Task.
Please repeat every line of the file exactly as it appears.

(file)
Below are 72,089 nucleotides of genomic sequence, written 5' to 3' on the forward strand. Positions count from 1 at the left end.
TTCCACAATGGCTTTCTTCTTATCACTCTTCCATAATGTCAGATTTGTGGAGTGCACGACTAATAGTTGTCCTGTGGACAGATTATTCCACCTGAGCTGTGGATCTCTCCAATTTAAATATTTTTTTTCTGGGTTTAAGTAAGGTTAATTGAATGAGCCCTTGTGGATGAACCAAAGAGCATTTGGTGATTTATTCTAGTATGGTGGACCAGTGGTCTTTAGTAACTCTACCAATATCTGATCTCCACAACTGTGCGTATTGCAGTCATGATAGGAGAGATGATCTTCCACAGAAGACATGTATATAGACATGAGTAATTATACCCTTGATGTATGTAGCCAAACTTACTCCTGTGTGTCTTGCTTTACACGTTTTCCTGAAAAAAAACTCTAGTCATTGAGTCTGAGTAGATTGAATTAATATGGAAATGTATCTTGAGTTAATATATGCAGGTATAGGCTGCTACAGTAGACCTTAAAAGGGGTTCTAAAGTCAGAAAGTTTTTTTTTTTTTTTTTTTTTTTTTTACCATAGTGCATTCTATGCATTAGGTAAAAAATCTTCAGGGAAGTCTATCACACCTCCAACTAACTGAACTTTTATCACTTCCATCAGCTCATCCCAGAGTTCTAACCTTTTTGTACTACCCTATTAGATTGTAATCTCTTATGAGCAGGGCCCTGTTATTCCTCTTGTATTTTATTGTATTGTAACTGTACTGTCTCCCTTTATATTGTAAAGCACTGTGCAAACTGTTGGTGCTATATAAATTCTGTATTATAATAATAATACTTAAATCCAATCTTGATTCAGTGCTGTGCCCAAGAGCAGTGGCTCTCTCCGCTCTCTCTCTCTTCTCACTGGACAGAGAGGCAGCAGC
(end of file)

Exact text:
Below are 72,089 nucleotides of genomic sequence, written 5' to 3' on the forward strand. Positions count from 1 at the left end.
TTCCACAATGGCTTTCTTCTTATCACTCTTCCATAATGTCAGATTTGTGGAGTGCACGACTAATAGTTGTCCTGTGGACAGATTATTCCACCTGAGCTGTGGATCTCTCCAATTTAAATATTTTTTTTCTGGGTTTAAGTAAGGTTAATTGAATGAGCCCTTGTGGATGAACCAAAGAGCATTTGGTGATTTATTCTAGTATGGTGGACCAGTGGTCTTTAGTAACTCTACCAATATCTGATCTCCACAACTGTGCGTATTGCAGTCATGATAGGAGAGATGATCTTCCACAGAAGACATGTATATAGACATGAGTAATTATACCCTTGATGTATGTAGCCAAACTTACTCCTGTGTGTCTTGCTTTACACGTTTTCCTGAAAAAAAACTCTAGTCATTGAGTCTGAGTAGATTGAATTAATATGGAAATGTATCTTGAGTTAATATATGCAGGTATAGGCTGCTACAGTAGACCTTAAAAGGGGTTCTAAAGTCAGAAAGTTTTTTTTTTTTTTTTTTTTTTTTTTACCATAGTGCATTCTATGCATTAGGTAAAAAATCTTCAGGGAAGTCTATCACACCTCCAACTAACTGAACTTTTATCACTTCCATCAGCTCATCCCAGAGTTCTAACCTTTTTGTACTACCCTATTAGATTGTAATCTCTTATGAGCAGGGCCCTGTTATTCCTCTTGTATTTTATTGTATTGTAACTGTACTGTCTCCCTTTATATTGTAAAGCACTGTGCAAACTGTTGGTGCTATATAAATTCTGTATTATAATAATAATACTTAAATCCAATCTTGATTCAGTGCTGTGCCCAAGAGCAGTGGCTCTCTCCGCTCTCTCTCTCTTCTCACTGGACAGAGAGGCAGCAGC